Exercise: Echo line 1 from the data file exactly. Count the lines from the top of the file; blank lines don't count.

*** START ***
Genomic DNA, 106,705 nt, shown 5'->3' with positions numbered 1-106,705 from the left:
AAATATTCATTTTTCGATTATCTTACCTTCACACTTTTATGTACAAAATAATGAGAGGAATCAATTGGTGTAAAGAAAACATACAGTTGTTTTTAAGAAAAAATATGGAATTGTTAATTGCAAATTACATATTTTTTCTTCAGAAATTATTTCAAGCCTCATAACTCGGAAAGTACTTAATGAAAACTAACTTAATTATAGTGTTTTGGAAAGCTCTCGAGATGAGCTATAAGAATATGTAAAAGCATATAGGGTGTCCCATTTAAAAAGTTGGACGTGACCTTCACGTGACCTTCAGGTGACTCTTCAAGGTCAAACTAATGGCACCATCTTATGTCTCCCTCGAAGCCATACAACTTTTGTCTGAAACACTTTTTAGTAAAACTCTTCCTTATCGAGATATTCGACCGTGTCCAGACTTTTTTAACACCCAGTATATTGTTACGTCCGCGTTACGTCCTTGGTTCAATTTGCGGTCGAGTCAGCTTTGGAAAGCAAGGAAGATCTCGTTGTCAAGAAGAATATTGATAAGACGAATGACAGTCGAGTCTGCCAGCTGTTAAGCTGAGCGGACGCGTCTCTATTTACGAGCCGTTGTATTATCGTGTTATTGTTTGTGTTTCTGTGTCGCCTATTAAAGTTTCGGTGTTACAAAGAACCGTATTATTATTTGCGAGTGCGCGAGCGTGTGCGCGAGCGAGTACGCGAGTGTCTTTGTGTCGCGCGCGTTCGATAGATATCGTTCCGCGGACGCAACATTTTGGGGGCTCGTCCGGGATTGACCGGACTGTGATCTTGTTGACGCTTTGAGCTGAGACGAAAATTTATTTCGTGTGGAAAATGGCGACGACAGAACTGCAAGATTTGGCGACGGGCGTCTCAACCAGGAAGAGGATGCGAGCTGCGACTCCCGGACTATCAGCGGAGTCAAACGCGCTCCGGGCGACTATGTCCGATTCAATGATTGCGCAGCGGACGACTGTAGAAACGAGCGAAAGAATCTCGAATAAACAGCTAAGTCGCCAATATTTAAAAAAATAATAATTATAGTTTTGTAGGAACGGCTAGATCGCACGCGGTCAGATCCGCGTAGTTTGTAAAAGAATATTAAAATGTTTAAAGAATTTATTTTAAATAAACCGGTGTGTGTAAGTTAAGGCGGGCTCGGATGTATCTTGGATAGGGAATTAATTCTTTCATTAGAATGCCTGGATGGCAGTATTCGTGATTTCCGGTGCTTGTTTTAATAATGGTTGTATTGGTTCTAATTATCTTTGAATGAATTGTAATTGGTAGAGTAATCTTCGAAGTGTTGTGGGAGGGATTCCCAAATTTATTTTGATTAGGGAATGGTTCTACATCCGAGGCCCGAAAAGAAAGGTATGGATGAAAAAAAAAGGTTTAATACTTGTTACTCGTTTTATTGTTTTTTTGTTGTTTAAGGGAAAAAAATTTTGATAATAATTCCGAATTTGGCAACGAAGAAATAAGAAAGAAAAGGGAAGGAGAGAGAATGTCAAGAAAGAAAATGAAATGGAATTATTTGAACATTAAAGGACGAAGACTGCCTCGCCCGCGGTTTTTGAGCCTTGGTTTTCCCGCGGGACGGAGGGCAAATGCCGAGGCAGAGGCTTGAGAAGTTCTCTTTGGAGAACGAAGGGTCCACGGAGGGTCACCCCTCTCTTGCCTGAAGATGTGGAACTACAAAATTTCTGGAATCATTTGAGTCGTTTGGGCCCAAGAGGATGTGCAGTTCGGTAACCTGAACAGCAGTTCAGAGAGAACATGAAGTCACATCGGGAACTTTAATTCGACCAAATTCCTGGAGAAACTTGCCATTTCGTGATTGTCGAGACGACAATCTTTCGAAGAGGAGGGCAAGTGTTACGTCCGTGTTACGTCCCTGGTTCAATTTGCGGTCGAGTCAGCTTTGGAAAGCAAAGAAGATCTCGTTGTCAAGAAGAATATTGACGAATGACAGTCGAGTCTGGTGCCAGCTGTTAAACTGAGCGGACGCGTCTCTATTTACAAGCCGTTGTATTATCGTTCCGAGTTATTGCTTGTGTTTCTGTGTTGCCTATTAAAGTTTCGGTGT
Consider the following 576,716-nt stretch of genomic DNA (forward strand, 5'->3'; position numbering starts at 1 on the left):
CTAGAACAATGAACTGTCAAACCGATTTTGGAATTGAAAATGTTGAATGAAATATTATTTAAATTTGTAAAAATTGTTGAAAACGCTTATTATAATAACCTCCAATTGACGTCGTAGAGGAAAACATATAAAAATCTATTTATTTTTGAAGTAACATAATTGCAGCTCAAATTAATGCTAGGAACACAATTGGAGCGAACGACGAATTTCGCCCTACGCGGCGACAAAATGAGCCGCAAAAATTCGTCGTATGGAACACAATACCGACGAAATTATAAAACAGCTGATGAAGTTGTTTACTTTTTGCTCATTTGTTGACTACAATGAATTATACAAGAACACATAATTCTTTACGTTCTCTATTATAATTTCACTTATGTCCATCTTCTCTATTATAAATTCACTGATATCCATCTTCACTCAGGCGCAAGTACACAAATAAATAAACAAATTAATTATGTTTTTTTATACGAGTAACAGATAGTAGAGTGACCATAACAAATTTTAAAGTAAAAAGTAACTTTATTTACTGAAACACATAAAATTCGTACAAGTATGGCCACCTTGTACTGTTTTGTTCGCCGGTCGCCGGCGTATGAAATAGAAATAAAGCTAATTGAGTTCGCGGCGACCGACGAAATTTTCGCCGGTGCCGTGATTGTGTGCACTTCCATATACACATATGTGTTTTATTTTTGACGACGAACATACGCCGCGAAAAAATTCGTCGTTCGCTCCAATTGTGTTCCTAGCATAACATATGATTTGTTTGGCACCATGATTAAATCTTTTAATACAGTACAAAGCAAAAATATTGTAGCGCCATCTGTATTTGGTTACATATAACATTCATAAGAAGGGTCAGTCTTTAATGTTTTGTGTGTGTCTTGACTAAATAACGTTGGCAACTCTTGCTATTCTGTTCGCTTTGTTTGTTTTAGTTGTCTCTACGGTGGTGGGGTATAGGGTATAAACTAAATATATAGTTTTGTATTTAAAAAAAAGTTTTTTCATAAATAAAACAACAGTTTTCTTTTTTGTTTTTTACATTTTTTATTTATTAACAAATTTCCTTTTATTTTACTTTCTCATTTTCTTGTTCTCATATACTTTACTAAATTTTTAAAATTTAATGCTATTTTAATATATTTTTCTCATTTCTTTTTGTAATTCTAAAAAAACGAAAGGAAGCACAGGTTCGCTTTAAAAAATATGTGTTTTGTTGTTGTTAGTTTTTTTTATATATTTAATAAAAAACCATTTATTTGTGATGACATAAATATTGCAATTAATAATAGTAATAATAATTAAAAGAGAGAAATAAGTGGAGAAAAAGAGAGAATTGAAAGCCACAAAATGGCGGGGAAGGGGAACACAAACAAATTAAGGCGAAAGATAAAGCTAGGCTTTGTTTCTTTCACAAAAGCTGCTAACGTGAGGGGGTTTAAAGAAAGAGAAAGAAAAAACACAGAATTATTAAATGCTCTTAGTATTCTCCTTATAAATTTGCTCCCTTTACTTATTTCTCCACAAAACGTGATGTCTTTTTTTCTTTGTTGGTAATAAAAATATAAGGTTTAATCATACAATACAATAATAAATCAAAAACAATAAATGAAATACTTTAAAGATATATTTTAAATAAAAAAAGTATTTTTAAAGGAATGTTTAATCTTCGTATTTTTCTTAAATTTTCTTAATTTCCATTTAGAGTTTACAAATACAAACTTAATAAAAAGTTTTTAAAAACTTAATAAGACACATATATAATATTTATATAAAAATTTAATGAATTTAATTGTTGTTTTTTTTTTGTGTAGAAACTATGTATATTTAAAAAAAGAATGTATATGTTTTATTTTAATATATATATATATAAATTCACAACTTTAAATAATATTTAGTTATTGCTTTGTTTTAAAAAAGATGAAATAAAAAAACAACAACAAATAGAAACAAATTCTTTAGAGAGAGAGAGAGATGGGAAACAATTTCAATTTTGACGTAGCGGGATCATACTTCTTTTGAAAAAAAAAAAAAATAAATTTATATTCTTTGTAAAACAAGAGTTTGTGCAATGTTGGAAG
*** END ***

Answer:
Genomic DNA, 106,705 nt, shown 5'->3' with positions numbered 1-106,705 from the left: